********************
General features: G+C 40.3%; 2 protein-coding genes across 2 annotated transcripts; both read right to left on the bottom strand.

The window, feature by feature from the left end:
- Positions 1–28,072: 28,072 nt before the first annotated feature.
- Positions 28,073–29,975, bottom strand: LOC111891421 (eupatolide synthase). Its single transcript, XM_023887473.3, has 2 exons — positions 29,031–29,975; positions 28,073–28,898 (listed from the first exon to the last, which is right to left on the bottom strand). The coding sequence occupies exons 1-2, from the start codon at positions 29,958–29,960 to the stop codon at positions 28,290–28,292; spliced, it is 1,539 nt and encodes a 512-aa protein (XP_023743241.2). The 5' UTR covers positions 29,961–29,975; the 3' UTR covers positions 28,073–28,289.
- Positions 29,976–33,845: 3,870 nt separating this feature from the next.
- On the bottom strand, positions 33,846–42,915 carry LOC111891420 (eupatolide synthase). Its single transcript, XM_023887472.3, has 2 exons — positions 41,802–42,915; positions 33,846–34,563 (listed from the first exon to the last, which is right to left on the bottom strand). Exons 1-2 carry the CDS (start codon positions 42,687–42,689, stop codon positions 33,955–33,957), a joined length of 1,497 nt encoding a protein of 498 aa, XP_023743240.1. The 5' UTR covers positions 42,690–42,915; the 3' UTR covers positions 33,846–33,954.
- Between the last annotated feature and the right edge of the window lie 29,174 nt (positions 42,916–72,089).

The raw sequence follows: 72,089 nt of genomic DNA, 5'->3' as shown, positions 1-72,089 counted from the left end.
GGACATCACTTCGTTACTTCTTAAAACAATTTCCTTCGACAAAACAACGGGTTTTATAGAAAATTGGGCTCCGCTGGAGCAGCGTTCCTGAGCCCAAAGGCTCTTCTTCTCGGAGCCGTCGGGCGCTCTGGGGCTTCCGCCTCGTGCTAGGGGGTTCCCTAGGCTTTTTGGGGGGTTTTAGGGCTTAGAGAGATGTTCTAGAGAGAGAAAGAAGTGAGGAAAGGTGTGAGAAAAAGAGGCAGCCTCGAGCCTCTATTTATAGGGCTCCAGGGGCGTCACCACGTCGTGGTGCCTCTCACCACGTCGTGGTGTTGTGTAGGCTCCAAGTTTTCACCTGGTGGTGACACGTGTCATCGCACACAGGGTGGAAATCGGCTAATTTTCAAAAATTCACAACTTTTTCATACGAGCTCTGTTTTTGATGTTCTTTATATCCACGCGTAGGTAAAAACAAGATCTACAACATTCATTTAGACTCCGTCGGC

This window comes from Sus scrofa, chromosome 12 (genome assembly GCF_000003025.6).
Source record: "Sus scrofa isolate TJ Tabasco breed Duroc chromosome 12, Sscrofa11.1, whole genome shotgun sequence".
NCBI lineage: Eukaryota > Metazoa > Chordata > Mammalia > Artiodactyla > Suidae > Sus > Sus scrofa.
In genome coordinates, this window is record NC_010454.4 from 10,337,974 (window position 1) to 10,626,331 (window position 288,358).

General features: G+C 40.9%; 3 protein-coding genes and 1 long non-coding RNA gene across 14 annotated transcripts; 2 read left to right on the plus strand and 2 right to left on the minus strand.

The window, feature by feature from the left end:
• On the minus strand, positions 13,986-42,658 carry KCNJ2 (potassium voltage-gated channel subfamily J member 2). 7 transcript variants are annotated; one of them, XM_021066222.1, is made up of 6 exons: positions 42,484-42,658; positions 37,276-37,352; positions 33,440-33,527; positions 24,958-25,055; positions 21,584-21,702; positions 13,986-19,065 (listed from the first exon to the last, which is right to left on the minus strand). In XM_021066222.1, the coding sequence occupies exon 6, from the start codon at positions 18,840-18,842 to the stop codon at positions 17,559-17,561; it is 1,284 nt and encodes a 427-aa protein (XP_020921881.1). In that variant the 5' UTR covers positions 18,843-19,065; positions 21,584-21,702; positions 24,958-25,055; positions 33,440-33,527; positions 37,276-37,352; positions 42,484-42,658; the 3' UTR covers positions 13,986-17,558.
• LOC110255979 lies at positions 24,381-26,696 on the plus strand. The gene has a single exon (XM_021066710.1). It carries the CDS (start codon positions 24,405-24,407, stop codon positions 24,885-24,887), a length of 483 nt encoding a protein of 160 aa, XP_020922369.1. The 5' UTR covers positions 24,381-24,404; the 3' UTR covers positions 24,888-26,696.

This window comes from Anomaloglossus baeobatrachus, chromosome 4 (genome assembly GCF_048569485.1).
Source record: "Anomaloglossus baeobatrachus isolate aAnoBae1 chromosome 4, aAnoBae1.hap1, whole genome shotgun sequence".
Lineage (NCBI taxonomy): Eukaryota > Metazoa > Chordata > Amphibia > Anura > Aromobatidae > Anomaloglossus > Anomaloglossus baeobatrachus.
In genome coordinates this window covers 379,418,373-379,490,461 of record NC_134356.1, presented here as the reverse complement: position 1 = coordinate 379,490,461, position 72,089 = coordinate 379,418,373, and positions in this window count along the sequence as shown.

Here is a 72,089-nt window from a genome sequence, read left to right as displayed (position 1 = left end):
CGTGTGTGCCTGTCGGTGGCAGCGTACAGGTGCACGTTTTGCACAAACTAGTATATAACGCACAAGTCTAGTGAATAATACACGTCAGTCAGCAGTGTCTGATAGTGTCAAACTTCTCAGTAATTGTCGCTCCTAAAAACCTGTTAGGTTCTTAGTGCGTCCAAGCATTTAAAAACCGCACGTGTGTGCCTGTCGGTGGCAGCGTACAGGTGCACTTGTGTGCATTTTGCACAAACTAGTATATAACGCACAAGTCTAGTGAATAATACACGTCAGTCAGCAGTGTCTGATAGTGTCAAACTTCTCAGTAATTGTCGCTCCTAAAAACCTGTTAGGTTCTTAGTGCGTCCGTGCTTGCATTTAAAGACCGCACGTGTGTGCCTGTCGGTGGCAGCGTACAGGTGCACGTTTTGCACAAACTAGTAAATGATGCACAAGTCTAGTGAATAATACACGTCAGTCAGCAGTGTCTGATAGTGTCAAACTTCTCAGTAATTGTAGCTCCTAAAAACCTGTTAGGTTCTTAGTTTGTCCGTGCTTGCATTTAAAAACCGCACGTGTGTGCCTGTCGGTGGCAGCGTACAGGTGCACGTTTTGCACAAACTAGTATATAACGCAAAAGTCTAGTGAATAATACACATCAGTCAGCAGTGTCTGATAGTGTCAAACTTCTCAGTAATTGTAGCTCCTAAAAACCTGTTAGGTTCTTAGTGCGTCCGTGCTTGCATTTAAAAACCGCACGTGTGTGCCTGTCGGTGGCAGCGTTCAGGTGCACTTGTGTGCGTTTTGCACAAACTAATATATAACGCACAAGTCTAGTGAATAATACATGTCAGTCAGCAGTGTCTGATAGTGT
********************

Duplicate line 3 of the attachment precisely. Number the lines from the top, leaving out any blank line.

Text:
- Positions 1–28,072: 28,072 nt before the first annotated feature.